“Marriage equality is at boiling point right now and the whole world is looking at Australia because we are portrayed as a country of free speech and beautiful people but when it comes to equal rights for all it falls flat.”

Nathan grew up in a religious family, he says. “Yep, the evangelical Christian kind. My closest friends have known that I liked guys for a while, but it’s only been recently that I’ve opened up about being gay to my wider circle of family and friends. The process was hard, but it’s been worth it. Sometimes it can feel more comfortable going under the radar, but I think everyone has an opportunity to make their voice heard about issues that are important.

“Making this video has been another step in my journey of being more open and transparent with who I am. I also think it’ll be a great memento to show my nieces, nephews, or even my own kids in years to come… hopefully they’ll be confused as to why we even had to hold rallies that beg for a basic human right like equal love! These are exciting times, and I’m so thankful to be living in this moment when people are putting aside their fears and standing for what is right.”

Marriage equality should be important to everyone, he adds. “I, more than most, know the arguments against same sex marriage. I’ve lived and breathed them my entire life. Unfortunately, these arguments did exactly what they intended to do – they made me feel like less of a human being for something I had no choice in.

“I’m sick of the ‘civil unions are fine’ argument, the ‘only between a man and a woman’ argument, the ‘my religion says so’ argument. These arguments no longer carry any weight. We’re a new generation. We make our own definitions. And what we know in the 21st century is that dudes can love dudes, and girls can love girls. It’s normal. It’s beautiful. Australia, let’s hurry up and make it legal… we’re crying out for love!”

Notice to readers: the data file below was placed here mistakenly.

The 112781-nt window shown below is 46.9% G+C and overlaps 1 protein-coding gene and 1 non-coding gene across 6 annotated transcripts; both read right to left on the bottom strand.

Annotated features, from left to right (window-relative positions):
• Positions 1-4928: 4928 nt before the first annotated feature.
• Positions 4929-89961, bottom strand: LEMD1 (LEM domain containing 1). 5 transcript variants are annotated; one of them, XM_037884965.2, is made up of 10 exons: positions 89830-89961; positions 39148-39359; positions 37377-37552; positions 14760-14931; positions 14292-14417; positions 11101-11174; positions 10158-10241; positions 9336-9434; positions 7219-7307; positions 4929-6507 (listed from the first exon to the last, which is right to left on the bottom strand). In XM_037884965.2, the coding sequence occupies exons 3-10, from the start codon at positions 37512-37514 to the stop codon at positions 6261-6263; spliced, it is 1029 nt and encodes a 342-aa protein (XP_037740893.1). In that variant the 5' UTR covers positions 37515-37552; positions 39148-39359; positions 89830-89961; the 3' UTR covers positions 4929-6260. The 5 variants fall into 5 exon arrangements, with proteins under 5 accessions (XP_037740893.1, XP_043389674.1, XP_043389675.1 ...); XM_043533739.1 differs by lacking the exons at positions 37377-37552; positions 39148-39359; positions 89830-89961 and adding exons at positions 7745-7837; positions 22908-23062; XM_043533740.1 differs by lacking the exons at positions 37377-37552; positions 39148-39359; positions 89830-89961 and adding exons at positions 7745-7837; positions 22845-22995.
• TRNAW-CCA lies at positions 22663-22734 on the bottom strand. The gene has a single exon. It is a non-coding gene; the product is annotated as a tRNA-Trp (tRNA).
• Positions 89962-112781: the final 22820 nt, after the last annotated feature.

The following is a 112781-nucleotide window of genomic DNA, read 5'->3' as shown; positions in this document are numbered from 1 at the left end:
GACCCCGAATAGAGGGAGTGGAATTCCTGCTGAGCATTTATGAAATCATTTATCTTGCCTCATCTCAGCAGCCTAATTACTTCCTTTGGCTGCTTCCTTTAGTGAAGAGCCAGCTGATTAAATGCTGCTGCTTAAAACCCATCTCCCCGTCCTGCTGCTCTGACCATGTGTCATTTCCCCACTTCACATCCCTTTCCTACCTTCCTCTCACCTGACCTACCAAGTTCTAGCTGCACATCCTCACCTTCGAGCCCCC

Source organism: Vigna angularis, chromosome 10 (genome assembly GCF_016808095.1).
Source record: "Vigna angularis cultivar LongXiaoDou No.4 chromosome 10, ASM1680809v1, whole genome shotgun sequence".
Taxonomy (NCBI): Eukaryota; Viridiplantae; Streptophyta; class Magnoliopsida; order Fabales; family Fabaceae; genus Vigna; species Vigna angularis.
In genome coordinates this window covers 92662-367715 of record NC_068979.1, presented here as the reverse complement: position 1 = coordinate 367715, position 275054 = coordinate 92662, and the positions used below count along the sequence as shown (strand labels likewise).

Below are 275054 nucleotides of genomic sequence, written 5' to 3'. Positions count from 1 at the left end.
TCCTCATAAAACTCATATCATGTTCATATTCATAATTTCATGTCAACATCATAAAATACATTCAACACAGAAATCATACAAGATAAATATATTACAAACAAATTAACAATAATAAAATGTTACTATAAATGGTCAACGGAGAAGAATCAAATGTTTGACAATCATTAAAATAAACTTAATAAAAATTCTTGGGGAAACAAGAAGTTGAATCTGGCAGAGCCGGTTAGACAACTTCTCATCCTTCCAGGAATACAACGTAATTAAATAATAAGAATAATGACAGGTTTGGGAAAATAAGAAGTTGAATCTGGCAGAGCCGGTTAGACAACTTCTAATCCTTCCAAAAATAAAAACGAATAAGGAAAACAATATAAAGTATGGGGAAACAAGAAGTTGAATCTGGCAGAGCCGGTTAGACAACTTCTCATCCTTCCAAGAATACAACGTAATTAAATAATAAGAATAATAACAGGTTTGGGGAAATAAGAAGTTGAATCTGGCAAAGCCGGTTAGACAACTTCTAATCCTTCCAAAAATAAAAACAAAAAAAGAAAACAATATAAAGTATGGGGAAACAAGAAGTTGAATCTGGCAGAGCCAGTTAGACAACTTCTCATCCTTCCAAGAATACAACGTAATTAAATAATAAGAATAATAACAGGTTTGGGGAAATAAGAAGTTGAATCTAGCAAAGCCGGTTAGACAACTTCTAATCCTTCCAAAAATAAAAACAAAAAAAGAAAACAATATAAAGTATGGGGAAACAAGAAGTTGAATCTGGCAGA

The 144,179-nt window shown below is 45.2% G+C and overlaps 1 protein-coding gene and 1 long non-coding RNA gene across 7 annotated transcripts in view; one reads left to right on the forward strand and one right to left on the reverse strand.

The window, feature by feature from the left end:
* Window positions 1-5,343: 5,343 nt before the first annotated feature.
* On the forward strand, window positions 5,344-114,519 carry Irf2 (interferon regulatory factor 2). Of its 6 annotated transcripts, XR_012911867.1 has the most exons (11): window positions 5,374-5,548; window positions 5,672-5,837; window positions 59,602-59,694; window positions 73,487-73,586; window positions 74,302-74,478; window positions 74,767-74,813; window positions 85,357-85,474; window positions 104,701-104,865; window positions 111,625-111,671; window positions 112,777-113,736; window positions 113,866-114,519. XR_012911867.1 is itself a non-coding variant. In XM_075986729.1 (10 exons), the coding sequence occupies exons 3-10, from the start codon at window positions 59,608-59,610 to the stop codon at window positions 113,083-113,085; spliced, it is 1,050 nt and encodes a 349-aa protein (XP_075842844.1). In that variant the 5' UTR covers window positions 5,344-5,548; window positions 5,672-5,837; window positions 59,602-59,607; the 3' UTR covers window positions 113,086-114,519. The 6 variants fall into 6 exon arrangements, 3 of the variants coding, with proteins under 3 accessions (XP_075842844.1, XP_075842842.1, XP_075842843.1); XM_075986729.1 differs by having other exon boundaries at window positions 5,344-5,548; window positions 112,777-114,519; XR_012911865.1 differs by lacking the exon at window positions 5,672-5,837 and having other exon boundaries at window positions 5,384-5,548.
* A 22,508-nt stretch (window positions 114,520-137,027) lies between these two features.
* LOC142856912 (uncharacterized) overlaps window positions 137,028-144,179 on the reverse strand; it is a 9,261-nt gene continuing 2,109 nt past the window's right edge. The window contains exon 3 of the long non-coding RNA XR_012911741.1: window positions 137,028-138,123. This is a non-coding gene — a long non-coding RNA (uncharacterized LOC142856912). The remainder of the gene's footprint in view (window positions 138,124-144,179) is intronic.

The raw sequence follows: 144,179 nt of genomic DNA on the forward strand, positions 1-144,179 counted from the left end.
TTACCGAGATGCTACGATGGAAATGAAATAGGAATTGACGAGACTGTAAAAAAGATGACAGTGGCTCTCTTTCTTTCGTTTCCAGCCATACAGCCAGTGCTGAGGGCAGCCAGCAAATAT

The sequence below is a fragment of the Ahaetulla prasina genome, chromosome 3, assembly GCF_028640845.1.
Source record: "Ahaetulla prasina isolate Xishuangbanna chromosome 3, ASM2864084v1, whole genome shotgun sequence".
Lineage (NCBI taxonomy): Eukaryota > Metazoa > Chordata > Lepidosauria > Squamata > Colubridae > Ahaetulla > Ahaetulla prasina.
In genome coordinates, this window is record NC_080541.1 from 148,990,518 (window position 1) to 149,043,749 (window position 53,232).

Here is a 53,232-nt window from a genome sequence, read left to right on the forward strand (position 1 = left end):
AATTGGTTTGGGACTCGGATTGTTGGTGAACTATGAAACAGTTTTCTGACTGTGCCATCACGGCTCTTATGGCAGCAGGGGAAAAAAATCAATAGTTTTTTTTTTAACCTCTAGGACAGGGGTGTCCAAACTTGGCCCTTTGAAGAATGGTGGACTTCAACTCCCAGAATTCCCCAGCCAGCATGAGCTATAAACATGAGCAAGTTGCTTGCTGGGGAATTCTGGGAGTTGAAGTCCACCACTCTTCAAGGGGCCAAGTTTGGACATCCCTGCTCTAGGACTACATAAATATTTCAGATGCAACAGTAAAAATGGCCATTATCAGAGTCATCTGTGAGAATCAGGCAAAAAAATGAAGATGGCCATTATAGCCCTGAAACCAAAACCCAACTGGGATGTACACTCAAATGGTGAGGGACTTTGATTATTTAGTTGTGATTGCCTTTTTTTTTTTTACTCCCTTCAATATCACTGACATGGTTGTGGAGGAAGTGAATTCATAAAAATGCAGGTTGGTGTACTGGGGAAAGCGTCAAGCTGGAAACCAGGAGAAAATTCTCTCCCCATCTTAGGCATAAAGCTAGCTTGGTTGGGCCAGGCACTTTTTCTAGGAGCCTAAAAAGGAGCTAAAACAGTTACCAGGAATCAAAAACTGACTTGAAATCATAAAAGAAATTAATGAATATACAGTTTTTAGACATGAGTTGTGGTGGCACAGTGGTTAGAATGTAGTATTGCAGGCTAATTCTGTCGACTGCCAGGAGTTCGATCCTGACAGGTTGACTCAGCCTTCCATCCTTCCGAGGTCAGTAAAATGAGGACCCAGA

The song itself was recorded at Sydney’s prestigious Studios 301, and features a 20 piece vocal ensemble made up of members of the Sydney Philharmonia Choir.

Watch the video for Crying Out For Love below. The track is available for download from iTunes, and is currently streaming on Spotify.

Read more from Brian Peel on his blog The Aussie Word.

Comments arrow left

Deanus said on the 25th Jul, 2013

LOVE IT!!! And how beautiful is this film clip as well!! GREAT!


Schmoodle said on the 29th Jul, 2013

"Dear politicians. Dudes can love dudes. Girls can love girls. It%u2019s normal, It's beautiful. Australia, let's hurry up and make it legal... we're crying out for love"

Im gay but I don't claim to be normal. What is normal anyway? Isn't normal what the majority do? Therefore I wouldn't say homosexuality is "normal" nor do I want to be represented as normal.
Im getting a bit sick of the whole "we are normal, we are just like you" bullshit. We aren't like heterosexuals, we never will be and I don't think we should be trying to convince people that we are. Instead of falling into the trap of being hetero-normalised we should be showing people that they need to accept difference. Im queer as all fuck and Im not like mr and mrs smith with 2.2 children and a white picket fence down the road in anyway, get used to it.